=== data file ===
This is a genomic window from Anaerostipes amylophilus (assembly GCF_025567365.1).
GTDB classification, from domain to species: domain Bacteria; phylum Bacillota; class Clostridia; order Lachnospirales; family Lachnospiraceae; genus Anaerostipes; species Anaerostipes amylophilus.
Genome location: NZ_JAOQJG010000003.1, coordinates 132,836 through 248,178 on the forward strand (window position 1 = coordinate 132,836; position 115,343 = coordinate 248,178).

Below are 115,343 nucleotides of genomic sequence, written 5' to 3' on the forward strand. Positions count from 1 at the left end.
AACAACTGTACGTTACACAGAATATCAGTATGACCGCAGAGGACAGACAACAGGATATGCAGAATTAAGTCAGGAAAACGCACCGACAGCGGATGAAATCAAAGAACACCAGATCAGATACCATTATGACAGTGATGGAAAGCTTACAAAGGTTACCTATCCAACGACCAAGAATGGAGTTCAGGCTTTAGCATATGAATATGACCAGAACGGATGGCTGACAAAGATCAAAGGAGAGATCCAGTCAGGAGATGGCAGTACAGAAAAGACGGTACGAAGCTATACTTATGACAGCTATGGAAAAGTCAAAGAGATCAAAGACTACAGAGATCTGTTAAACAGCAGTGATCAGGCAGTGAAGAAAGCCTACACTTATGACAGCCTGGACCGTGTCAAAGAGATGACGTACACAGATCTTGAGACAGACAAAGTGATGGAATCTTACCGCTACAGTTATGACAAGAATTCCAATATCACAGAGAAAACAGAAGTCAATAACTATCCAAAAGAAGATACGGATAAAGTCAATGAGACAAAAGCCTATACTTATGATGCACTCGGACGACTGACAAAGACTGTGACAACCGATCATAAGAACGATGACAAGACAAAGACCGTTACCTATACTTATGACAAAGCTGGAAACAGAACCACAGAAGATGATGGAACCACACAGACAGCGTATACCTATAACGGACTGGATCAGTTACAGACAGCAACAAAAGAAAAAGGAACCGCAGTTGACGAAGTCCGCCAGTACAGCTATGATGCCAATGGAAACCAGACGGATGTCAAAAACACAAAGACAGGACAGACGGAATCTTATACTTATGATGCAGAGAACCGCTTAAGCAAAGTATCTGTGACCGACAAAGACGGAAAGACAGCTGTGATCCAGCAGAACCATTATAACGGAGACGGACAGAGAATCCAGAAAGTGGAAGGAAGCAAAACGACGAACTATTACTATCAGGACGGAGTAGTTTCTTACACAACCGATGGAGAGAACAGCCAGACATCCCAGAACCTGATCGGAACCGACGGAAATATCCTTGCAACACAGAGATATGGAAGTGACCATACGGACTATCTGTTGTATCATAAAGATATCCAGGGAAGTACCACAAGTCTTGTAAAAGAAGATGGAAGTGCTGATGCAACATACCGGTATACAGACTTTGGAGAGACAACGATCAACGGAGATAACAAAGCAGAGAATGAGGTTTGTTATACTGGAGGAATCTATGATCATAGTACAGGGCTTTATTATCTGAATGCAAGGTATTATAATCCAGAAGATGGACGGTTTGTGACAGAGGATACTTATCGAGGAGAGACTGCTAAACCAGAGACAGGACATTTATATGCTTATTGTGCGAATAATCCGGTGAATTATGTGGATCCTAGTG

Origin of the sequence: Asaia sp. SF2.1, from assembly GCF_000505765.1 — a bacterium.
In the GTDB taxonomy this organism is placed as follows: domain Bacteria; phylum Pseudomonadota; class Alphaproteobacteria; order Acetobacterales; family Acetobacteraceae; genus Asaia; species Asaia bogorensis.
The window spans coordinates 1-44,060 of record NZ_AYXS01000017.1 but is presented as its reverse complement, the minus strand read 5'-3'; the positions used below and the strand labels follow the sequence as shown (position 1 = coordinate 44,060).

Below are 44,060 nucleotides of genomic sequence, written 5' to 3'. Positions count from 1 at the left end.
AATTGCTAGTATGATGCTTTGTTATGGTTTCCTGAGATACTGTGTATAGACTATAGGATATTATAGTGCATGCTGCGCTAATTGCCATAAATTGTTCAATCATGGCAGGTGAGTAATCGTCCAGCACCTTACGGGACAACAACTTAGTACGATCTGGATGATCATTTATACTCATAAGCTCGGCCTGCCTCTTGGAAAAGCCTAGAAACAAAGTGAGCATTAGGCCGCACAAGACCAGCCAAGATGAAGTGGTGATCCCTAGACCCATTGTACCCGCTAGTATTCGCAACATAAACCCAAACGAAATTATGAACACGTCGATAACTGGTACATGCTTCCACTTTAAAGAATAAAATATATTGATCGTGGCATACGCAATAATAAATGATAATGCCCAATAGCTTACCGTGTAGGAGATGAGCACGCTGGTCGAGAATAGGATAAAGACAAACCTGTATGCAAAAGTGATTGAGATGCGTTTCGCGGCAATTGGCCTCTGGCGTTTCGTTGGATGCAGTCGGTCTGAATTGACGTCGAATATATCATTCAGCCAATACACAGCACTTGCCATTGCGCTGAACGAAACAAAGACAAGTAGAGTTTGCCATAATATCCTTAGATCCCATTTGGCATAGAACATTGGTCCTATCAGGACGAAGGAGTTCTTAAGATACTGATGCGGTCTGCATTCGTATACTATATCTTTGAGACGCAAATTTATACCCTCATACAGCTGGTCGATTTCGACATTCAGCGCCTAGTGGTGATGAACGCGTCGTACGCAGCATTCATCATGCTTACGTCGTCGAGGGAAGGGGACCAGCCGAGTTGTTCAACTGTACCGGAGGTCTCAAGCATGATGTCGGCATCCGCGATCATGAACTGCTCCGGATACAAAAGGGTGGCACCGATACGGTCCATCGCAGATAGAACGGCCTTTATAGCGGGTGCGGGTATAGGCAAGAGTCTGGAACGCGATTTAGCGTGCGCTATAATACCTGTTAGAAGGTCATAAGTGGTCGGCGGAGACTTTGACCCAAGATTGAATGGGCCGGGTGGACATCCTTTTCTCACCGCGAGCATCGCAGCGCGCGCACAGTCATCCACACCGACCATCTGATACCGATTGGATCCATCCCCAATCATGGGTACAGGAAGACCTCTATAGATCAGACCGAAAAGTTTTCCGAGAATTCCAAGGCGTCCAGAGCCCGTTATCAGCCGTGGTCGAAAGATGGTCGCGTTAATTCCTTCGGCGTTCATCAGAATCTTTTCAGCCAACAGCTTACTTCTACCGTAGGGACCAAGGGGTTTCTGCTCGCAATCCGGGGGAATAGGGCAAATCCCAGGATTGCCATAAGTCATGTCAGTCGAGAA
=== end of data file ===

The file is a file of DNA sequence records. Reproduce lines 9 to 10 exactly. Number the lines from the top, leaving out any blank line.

Below are 44,060 nucleotides of genomic sequence, written 5' to 3'. Positions count from 1 at the left end.
AATTGCTAGTATGATGCTTTGTTATGGTTTCCTGAGATACTGTGTATAGACTATAGGATATTATAGTGCATGCTGCGCTAATTGCCATAAATTGTTCAATCATGGCAGGTGAGTAATCGTCCAGCACCTTACGGGACAACAACTTAGTACGATCTGGATGATCATTTATACTCATAAGCTCGGCCTGCCTCTTGGAAAAGCCTAGAAACAAAGTGAGCATTAGGCCGCACAAGACCAGCCAAGATGAAGTGGTGATCCCTAGACCCATTGTACCCGCTAGTATTCGCAACATAAACCCAAACGAAATTATGAACACGTCGATAACTGGTACATGCTTCCACTTTAAAGAATAAAATATATTGATCGTGGCATACGCAATAATAAATGATAATGCCCAATAGCTTACCGTGTAGGAGATGAGCACGCTGGTCGAGAATAGGATAAAGACAAACCTGTATGCAAAAGTGATTGAGATGCGTTTCGCGGCAATTGGCCTCTGGCGTTTCGTTGGATGCAGTCGGTCTGAATTGACGTCGAATATATCATTCAGCCAATACACAGCACTTGCCATTGCGCTGAACGAAACAAAGACAAGTAGAGTTTGCCATAATATCCTTAGATCCCATTTGGCATAGAACATTGGTCCTATCAGGACGAAGGAGTTCTTAAGATACTGATGCGGTCTGCATTCGTATACTATATCTTTGAGACGCAAATTTATACCCTCATACAGCTGGTCGATTTCGACATTCAGCGCCTAGTGGTGATGAACGCGTCGTACGCAGCATTCATCATGCTTACGTCGTCGAGGGAAGGGGACCAGCCGAGTTGTTCAACTGTACCGGAGGTCTCAAGCATGATGTCGGCATCCGCGATCATGAACTGCTCCGGATACAAAAGGGTGGCACCGATACGGTCCATCGCAGATAGAACGGCCTTTATAGCGGGTGCGGGTATAGGCAAGAGTCTGGAACGCGATTTAGCGTGCGCTATAATACCTGTTAGAAGGTCATAAGTGGTCGGCGGAGACTTTGACCCAAGATTGAATGGGCCGGGTGGACATCCTTTTCTCACCGCGAGCATCGCAGCGCGCGCACAGTCATCCACACCGACCATCTGATACCGATTGGATCCATCCCCAATCATGGGTACAGGAAGACCTCTATAGATCAGACCGAAAAGTTTTCCGAGAATTCCAAGGCGTCCAGAGCCCGTTATCAGCCGTGGTCGAAAGATGGTCGCGTTAATTCCTTCGGCGTTCATCAGAATCTTTTCAGCCAACAGCTTACTTCTACCGTAGGGACCAAGGGGTTTCTGCTCGCAATCCGGGGGAATAGGGCAAATCCCAGGATTGCCATAAGTCATGTCAGTCGAGAA